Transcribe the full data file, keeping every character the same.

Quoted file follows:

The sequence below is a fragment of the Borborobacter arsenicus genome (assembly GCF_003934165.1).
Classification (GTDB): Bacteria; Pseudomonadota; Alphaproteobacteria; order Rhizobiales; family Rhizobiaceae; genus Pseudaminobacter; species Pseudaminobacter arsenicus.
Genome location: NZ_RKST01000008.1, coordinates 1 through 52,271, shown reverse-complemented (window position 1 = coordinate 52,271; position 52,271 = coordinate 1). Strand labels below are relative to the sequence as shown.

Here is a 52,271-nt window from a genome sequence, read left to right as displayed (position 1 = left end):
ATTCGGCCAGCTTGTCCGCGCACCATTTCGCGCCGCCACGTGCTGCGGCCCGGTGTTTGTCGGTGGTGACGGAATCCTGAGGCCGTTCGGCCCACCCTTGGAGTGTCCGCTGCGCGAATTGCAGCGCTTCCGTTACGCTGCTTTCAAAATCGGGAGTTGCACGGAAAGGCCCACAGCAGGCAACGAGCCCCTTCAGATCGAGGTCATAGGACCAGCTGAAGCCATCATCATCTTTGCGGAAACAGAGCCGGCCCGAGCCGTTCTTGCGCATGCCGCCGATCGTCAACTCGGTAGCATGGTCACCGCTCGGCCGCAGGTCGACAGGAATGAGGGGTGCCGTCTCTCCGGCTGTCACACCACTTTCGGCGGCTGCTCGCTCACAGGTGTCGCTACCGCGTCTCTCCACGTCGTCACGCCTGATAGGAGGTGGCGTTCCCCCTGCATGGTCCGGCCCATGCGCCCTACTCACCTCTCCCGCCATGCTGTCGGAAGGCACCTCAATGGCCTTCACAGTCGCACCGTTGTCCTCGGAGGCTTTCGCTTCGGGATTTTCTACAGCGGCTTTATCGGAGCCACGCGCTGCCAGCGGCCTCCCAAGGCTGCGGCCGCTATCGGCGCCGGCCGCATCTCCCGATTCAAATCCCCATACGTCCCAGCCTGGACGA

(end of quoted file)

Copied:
The sequence below is a fragment of the Borborobacter arsenicus genome (assembly GCF_003934165.1).
Classification (GTDB): Bacteria; Pseudomonadota; Alphaproteobacteria; order Rhizobiales; family Rhizobiaceae; genus Pseudaminobacter; species Pseudaminobacter arsenicus.
Genome location: NZ_RKST01000008.1, coordinates 1 through 52,271, shown reverse-complemented (window position 1 = coordinate 52,271; position 52,271 = coordinate 1). Strand labels below are relative to the sequence as shown.

Here is a 52,271-nt window from a genome sequence, read left to right as displayed (position 1 = left end):
ATTCGGCCAGCTTGTCCGCGCACCATTTCGCGCCGCCACGTGCTGCGGCCCGGTGTTTGTCGGTGGTGACGGAATCCTGAGGCCGTTCGGCCCACCCTTGGAGTGTCCGCTGCGCGAATTGCAGCGCTTCCGTTACGCTGCTTTCAAAATCGGGAGTTGCACGGAAAGGCCCACAGCAGGCAACGAGCCCCTTCAGATCGAGGTCATAGGACCAGCTGAAGCCATCATCATCTTTGCGGAAACAGAGCCGGCCCGAGCCGTTCTTGCGCATGCCGCCGATCGTCAACTCGGTAGCATGGTCACCGCTCGGCCGCAGGTCGACAGGAATGAGGGGTGCCGTCTCTCCGGCTGTCACACCACTTTCGGCGGCTGCTCGCTCACAGGTGTCGCTACCGCGTCTCTCCACGTCGTCACGCCTGATAGGAGGTGGCGTTCCCCCTGCATGGTCCGGCCCATGCGCCCTACTCACCTCTCCCGCCATGCTGTCGGAAGGCACCTCAATGGCCTTCACAGTCGCACCGTTGTCCTCGGAGGCTTTCGCTTCGGGATTTTCTACAGCGGCTTTATCGGAGCCACGCGCTGCCAGCGGCCTCCCAAGGCTGCGGCCGCTATCGGCGCCGGCCGCATCTCCCGATTCAAATCCCCATACGTCCCAGCCTGGACGA